Probably the most important place to deploy QoS is over your WAN links. After all, they cost you the most, are the most heavily utilised and are the most likely to fill up, or go down. It’s also the place where you see the most drastic speed mismatches, as gigabit intra-LAN connections are connected together via pipes that in most cases you measure in kbit/s.

This is where it’s very important to prioritise your real-time traffic so that you can minimise latency, as your packets wait to get transmitted out over the WAN. For a lot of your data, a few hundreds of milliseconds delay is no big deal. For highly interactive traffic - and particularly voice or real-time video - it can make a big difference between a usable service and one that’s unacceptable. Variation in delay (jitter) is also something that must be avoided, to provide a consistent service level.

So it is essential to implement a strict priority queuing mechanism on your router interfaces facing the WAN, both at central sites and in your branch or remote offices. Often termed Low Latency Queuing (LLQ), this gives you one priority queue that will be serviced over all the others: as long as there are packets in that queue, they will be transmitted onto the wire first.

For this reason, there are design guidelines as to how much of your overall traffic should be classified so that it is put into that queue. This stands at about the 30 per cent limit, i.e. your high priority traffic should make up no more than a third of your total traffic on that link. Any more than that and you risk starving the other traffic of its turn to be serviced by the scheduler beyond what can be coped with by the applications. You also don’t want to have too many packets queued up in the strict priority queue or again you’ll get delays that can’t be tolerated by the end stations.

Link Fragmentation
Even with this prioritisation, if you have slow speed WAN links, you might find that your high priority packets get hit with unacceptable delays. Say, for instance, that your scheduler checks the strict priority queue and there is nothing there. It can then move on to the next data queue and start to dequeue its packets out of the router interface onto the media.

A millisecond after it has started to transmit that packet, a high priority packet arrives in the strict queue. It will have to wait until the packet being dealt with has been transmitted - the router can’t stop half-way through. This could have a bigger impact than you might initially think.

For example, a 1500-byte file transfer packet, being sent over a 64kbps leased line will take approximately 190mS to be serialised out over the physical media. Which means that potentially a packet in the strict priority queue will have to wait that long just to get out onto the wire, never mind any other delay due to processing, jitter buffers etc. If that was a voice packet, the speech would be noticeably jerky (150mS end-to-end delay being the recommended design guidelines by the ITU-T).

So you need to implement something called LFI - Link Fragmentation and Interleave - that in effect makes sure that large data packets are broken down by the router into sections, each of which will take a specified small amount of time to transmit, usually 10mS. At the other end, the receiving router will reassemble the fragments. In this way the fragments of data packets can be interleaved with the higher priority packets, so that the latter never need to wait in their queue for too long.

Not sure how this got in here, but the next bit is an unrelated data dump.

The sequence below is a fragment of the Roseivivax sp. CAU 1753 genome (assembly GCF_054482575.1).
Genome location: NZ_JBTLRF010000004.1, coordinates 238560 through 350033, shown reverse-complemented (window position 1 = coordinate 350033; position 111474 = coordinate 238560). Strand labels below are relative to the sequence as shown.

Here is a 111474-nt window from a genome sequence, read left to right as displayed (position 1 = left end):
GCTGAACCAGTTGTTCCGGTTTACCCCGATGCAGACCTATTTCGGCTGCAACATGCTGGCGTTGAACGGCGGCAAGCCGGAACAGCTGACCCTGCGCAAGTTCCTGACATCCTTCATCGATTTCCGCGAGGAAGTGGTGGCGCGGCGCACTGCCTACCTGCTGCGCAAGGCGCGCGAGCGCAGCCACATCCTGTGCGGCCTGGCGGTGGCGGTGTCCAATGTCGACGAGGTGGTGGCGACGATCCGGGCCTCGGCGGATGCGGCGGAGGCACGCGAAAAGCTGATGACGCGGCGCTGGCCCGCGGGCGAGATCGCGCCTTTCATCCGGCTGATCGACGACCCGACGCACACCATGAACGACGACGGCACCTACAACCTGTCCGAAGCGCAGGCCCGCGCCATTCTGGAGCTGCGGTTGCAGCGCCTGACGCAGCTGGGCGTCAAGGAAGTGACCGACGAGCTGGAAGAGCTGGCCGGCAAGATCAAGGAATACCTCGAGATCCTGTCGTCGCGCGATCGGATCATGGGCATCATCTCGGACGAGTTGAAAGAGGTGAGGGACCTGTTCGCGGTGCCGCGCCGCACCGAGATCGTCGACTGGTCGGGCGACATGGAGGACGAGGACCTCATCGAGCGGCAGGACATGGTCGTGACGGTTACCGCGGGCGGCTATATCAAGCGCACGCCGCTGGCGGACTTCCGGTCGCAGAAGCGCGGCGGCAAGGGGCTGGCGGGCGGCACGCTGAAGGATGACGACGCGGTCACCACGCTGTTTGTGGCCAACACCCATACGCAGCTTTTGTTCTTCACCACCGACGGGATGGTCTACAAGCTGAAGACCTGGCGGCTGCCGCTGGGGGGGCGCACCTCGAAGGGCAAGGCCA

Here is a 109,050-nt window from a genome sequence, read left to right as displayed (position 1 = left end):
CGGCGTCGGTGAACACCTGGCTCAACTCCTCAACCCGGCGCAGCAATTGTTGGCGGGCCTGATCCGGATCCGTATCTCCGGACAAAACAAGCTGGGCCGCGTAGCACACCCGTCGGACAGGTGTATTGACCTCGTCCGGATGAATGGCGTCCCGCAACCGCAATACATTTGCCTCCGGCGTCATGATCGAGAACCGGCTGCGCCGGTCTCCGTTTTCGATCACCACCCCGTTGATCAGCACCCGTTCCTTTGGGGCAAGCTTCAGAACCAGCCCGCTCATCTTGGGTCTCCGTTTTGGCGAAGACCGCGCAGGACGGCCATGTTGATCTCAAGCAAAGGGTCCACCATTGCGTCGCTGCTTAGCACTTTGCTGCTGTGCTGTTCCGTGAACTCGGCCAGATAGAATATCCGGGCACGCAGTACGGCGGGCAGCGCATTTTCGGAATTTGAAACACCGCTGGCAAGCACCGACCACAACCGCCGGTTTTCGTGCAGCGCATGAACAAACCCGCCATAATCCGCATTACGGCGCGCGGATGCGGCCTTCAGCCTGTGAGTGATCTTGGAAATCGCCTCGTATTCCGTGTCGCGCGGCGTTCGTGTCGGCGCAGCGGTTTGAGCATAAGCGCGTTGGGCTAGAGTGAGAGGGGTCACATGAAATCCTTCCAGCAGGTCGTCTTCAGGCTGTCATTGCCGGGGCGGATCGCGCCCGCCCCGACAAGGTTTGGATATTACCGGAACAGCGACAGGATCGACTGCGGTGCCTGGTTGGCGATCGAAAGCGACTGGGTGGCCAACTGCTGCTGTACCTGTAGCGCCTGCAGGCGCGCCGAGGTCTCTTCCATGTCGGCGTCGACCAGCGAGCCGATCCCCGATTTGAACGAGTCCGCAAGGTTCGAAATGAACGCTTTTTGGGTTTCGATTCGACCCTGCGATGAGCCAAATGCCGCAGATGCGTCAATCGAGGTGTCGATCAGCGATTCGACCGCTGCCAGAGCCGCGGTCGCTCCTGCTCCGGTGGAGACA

If your WAN links are 1Mbit/s or over, you don’t need to worry about this configuration, as even the largest packets can be transmitted in less than 10mS anyway, but for those of us less able to justify high bandwidth links to our smaller offices, this is something you should be configuring on your WAN routers.

Link optimisation
Because your WAN bandwidth is precious, you may want to run a level of optimisation. This tends to relate to voice over IP, since it has predominantly small payload packets, although that could include video too, and it can also apply to a lesser extent to smaller data packets.

When you take a voice packet and encapsulate it in IP, you are adding three headers for UDP, IP and RTP (real time protocol). Typically one voice packet will include 20 bytes of voice bearer traffic, and 40 bytes of these headers, which doesn’t make for a very efficient use of your network.

The 40 bytes of header information can be ‘compressed’ into between 2 and 4 four bytes using cRTP (compressed RTP), since there is actually very little that changes within these headers for each flow. This obviously increases the efficiency of the data transfer and decreases the bandwidth required for a G.729a call (8k voice) from 24Kbit/s to around 12-14Kbit/s. Even on a larger (e.g. 256byte) non-voice packet, you can save in excess of 10 per cent of the bandwidth.

Two things to note here: cRTP is pretty CPU-intensive, so while it’s fine for a handful of flows, if you have tens of calls over a relatively high-speed WAN, it isn’t a good option, as chances are your router won’t cope. Also, cRTP is done on a hop-by-hop basis, so may not be suitable to all WAN environments.

In summary, to make the best use of your WAN bandwidth, you will need routers that can support a strict prioritisation scheme for your interactive traffic. For WAN connections of less than about 1Mbit/s, you must also be able to configure LFI, and potentially cRTP, for link efficiency.